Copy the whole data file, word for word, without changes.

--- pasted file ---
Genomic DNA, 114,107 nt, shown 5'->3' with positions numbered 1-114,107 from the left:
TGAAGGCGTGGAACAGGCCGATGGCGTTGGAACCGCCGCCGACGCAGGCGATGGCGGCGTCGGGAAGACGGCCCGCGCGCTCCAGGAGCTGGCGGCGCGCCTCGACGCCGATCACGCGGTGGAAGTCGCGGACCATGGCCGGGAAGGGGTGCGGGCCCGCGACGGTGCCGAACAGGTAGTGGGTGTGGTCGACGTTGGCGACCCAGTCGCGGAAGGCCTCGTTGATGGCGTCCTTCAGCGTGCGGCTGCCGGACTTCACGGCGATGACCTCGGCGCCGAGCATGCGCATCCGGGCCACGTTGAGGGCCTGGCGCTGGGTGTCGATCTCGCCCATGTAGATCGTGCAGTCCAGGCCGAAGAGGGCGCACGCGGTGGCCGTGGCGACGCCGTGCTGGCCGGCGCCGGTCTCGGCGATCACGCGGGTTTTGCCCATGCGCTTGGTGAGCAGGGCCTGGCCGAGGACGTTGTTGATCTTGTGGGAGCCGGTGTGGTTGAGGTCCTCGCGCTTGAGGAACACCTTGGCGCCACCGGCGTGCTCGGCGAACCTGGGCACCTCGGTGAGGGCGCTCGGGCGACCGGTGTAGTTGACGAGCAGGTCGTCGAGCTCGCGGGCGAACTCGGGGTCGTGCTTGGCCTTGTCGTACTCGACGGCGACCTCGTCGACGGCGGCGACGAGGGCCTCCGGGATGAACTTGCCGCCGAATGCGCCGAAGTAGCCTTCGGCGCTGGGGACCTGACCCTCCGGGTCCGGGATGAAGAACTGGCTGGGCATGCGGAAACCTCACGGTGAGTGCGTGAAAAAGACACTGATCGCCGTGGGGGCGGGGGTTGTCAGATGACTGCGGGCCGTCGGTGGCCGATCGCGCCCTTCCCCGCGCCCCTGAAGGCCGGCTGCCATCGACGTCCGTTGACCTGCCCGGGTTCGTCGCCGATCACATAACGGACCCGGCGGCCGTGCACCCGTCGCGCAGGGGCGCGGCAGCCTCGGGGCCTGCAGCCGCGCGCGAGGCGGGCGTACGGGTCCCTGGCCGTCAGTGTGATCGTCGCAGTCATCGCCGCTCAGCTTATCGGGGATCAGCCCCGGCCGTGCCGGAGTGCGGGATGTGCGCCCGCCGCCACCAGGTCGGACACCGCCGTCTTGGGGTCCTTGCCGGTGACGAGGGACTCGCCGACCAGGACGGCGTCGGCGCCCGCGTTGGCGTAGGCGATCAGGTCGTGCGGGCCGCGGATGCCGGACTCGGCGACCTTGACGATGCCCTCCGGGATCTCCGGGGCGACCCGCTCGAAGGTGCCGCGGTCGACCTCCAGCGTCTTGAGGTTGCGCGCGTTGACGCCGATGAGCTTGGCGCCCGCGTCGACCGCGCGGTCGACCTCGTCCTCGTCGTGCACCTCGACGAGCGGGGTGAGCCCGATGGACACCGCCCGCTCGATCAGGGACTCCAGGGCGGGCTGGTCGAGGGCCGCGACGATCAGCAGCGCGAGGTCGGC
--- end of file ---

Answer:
Genomic DNA, 114,107 nt, shown 5'->3' with positions numbered 1-114,107 from the left:
TGAAGGCGTGGAACAGGCCGATGGCGTTGGAACCGCCGCCGACGCAGGCGATGGCGGCGTCGGGAAGACGGCCCGCGCGCTCCAGGAGCTGGCGGCGCGCCTCGACGCCGATCACGCGGTGGAAGTCGCGGACCATGGCCGGGAAGGGGTGCGGGCCCGCGACGGTGCCGAACAGGTAGTGGGTGTGGTCGACGTTGGCGACCCAGTCGCGGAAGGCCTCGTTGATGGCGTCCTTCAGCGTGCGGCTGCCGGACTTCACGGCGATGACCTCGGCGCCGAGCATGCGCATCCGGGCCACGTTGAGGGCCTGGCGCTGGGTGTCGATCTCGCCCATGTAGATCGTGCAGTCCAGGCCGAAGAGGGCGCACGCGGTGGCCGTGGCGACGCCGTGCTGGCCGGCGCCGGTCTCGGCGATCACGCGGGTTTTGCCCATGCGCTTGGTGAGCAGGGCCTGGCCGAGGACGTTGTTGATCTTGTGGGAGCCGGTGTGGTTGAGGTCCTCGCGCTTGAGGAACACCTTGGCGCCACCGGCGTGCTCGGCGAACCTGGGCACCTCGGTGAGGGCGCTCGGGCGACCGGTGTAGTTGACGAGCAGGTCGTCGAGCTCGCGGGCGAACTCGGGGTCGTGCTTGGCCTTGTCGTACTCGACGGCGACCTCGTCGACGGCGGCGACGAGGGCCTCCGGGATGAACTTGCCGCCGAATGCGCCGAAGTAGCCTTCGGCGCTGGGGACCTGACCCTCCGGGTCCGGGATGAAGAACTGGCTGGGCATGCGGAAACCTCACGGTGAGTGCGTGAAAAAGACACTGATCGCCGTGGGGGCGGGGGTTGTCAGATGACTGCGGGCCGTCGGTGGCCGATCGCGCCCTTCCCCGCGCCCCTGAAGGCCGGCTGCCATCGACGTCCGTTGACCTGCCCGGGTTCGTCGCCGATCACATAACGGACCCGGCGGCCGTGCACCCGTCGCGCAGGGGCGCGGCAGCCTCGGGGCCTGCAGCCGCGCGCGAGGCGGGCGTACGGGTCCCTGGCCGTCAGTGTGATCGTCGCAGTCATCGCCGCTCAGCTTATCGGGGATCAGCCCCGGCCGTGCCGGAGTGCGGGATGTGCGCCCGCCGCCACCAGGTCGGACACCGCCGTCTTGGGGTCCTTGCCGGTGACGAGGGACTCGCCGACCAGGACGGCGTCGGCGCCCGCGTTGGCGTAGGCGATCAGGTCGTGCGGGCCGCGGATGCCGGACTCGGCGACCTTGACGATGCCCTCCGGGATCTCCGGGGCGACCCGCTCGAAGGTGCCGCGGTCGACCTCCAGCGTCTTGAGGTTGCGCGCGTTGACGCCGATGAGCTTGGCGCCCGCGTCGACCGCGCGGTCGACCTCGTCCTCGTCGTGCACCTCGACGAGCGGGGTGAGCCCGATGGACACCGCCCGCTCGATCAGGGACTCCAGGGCGGGCTGGTCGAGGGCCGCGACGATCAGCAGCGCGAGGTCGGC